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Our story

In 1974, James Buller founded the Native Theatre School. His vision was to create a viable, respectful and supportive space for Indigenous theatre and performing artists. From humble beginnings, what began as a stand-alone, four-week program, in time, grew to become the Centre for Indigenous Theatre (CIT), an institution offering a unique Indigenous cultural, theatre and performance training program. CIT contributes to the advancement of an Indigenous cultural economy and the Arts generally, helping to mould young talent and professionals, organizing community presentations and workshops, and by working closely with alumni to share our learnings and our craft in a culturally appropriate and inviting setting.

And today

As one of the only schools of its kind in Canada, today, CIT offers three and four-year full-time conservatory-style post-secondary education. Our programming is designed to prepare students for a future in theatre and performing Arts, drawing from a distinctively Indigenous cultural foundation. Our training is rooted in Indigenous teachings, knowledge, perspectives and ways of knowing while adapting to contemporary and Western theatre and performance techniques. Our curriculum offers training in the areas of acting, voice and movement as well as Indigenous cultural classes in dance, song and oral history. Our training reconnects students with important and frequently overlooked aspects of Indigenous culture, offering distinctive and authentic forms of artistic expression.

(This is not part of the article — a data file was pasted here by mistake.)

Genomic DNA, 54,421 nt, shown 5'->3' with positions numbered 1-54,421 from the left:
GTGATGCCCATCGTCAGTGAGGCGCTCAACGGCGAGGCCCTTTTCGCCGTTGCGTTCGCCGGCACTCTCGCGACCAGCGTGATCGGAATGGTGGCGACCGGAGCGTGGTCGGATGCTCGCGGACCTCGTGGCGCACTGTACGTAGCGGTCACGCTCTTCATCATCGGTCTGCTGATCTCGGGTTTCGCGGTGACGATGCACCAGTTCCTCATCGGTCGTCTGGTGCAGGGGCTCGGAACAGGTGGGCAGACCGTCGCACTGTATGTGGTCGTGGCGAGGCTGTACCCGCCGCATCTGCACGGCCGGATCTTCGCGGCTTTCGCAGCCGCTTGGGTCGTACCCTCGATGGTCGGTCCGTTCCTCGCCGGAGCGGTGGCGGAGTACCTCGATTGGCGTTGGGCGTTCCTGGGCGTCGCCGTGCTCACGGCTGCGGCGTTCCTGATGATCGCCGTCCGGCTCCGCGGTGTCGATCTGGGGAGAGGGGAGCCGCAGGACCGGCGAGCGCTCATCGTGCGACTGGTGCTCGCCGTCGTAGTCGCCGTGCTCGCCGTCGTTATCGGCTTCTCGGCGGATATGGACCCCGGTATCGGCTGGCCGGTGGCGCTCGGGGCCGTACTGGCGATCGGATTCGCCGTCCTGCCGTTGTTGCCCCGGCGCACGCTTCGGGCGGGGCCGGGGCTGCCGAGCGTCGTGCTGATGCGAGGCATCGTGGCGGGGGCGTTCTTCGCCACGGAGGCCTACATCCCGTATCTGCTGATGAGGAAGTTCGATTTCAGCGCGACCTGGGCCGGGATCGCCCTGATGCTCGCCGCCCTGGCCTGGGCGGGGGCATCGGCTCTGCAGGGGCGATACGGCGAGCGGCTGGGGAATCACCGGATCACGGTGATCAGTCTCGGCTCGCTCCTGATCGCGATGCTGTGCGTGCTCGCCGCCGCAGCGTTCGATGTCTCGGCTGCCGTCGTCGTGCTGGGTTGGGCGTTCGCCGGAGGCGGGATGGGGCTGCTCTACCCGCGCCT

Additionally, the program offers professional development, pairing students with working actors and creators offering a collaborative space in which to train and share knowledge, and adding essential mentoring to the training opportunities. This intercultural approach allows students to learn and work within a positive and familiar cultural setting. Students are provided with an opportunity and the support to become passionate and inspired cultural curators, conservationists and artists and to tell their stories in their voice in a constructive environment. 

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Our Driving Principles

Self-determination or relative autonomy.